REPS (page 4)

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    The market is solving emissions concerns. Bet you haven’t heard THAT.

    The recent Brookings report on the future of the climate has irreducible good news for environmentalists who have been concerned about emissions. Counter to the pedal drone of media reports, they are going down: Brookings is here reiterating findings by the U.S. Energy Information Administration and the National Oceanic…
    Jon Sanders, January 23, 2017
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    A side note: what wasn’t a founding purpose of the REPS mandate

    In my Carolina Journal column today I noted: … North Carolina’s [electricity] rates have been among the most competitive in the nation. That changed when the Renewable Energy and Energy Efficiency Portfolio Standards law passed in 2007. The REPS mandate forced utilities to use an increasing proportion of high–…
    Jon Sanders, October 13, 2016
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    Matthew reminds us: electricity really is a basic human necessity

    The idea for my Carolina Journal column today came to me Sunday night, while I was sitting in the dark with the rest of my family reading by candlelight and hoping we would have power and water restored soon. Duke Energy’s blanket announcement that it’d be done by…
    Jon Sanders, October 13, 2016
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    Detroit News editorial: ‘Green energy’ hurts the poor

    The editorial, by Utah State professor William Shughart and researcher Michael Jensen, reiterate points made here. They argue that the politicized drive for “green energy” is drowning out the much greater problem of energy poverty. (The chart on the right comes from a recent Locker Room post about energy…
    Jon Sanders, August 16, 2016
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    Cute. But sorry, renewables, the “Gig” is up…

    A light-hearted tweet from Clean Energy NC on twitter hearkens back to Back to the Future (the scene, for those of you woefully in the dark about it): NC Solar Power Could Send Doc Back to the Future https://t.co/kGqzr2s19y #CleanEnergy #NCGA pic.twitter.com/Bl1eI2ObvR — Clean Energy in NC (@cleanenergync) June 30, 2016 Thing is, the time machine car was originally powered with a teensy pellet of plutonium. To generate an equivalent burst of energy naturally, compactly, they needed a bolt of lightning. Renewable energy!? Hello? Hello? Anybody home? Huh? Think, McFly!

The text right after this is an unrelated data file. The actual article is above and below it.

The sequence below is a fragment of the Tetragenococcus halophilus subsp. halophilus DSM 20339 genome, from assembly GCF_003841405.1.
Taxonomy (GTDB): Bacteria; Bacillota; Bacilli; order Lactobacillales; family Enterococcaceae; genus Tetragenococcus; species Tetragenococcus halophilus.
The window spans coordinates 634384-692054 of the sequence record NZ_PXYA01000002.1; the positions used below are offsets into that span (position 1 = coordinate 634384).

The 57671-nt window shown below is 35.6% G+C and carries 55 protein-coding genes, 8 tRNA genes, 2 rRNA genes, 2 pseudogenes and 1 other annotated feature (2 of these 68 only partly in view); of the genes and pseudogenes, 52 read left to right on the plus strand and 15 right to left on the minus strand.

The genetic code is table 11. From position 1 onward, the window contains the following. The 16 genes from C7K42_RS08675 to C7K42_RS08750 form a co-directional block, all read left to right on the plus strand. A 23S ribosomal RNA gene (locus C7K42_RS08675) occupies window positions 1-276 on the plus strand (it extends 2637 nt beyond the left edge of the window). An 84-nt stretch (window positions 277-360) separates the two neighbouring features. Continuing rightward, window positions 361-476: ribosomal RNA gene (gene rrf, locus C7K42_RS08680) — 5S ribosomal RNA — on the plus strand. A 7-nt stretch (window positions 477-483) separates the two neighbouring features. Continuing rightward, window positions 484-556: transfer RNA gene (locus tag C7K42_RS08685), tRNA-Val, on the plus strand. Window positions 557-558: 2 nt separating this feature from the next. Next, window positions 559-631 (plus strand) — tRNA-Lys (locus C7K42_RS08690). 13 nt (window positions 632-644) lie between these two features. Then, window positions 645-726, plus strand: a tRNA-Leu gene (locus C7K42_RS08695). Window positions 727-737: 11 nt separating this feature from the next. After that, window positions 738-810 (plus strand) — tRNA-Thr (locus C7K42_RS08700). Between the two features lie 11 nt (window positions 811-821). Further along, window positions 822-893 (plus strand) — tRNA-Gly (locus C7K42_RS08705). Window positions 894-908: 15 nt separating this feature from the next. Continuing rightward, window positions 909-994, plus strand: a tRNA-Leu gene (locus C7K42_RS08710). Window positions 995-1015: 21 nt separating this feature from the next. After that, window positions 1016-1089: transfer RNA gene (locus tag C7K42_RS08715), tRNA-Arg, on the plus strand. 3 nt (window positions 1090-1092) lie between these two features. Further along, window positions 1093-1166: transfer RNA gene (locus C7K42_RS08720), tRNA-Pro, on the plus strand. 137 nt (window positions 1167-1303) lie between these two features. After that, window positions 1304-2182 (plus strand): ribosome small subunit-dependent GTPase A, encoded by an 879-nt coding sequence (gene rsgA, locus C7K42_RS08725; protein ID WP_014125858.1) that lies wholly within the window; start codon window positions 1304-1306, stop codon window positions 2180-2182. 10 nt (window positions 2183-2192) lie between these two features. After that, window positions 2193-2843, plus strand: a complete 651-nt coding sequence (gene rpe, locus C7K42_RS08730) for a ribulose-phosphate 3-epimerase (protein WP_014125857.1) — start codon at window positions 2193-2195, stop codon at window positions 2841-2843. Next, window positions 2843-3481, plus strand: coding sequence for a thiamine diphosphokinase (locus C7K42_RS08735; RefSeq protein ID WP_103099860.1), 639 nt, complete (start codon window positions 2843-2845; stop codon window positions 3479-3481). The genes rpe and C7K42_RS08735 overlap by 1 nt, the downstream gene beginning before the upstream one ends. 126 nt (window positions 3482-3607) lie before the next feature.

Jon Sanders, June 30, 2016
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    Why solar and wind are the most expensive way to reduce emissions

    The most important consideration in electricity provision is cost to consumers. Electricity is a basic human need. In North Carolina that need gets met by a monopoly provider. There is, however, this idea that electricity provision is about creating more jobs and cutting emissions. (If you think about it for…
    Jon Sanders, June 20, 2016
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    A low-cost energy source that lowers rates and CO2 emissions, to boot

    That would be natural gas. Because of technological change in natural gas exploration, our rates are falling, on net (offsetting increases owing to the REPS law): Also falling: carbon dioxide emissions, as the federal Energy Information Administration has shown is mostly because of change to natural…
    Jon Sanders, May 26, 2016
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    Re: States that support ‘green’ energy tend to have higher electric bills

    I can hear them now, Mitch. They’ll be saying but not North Carolina, because “we have some of the lowest electricity rates around.” It’s a well-rehearsed statement, and it’s true. But its intent is to deceive, as you can see from this chart: Crediting REPS for NC’s…
    Jon Sanders, May 10, 2016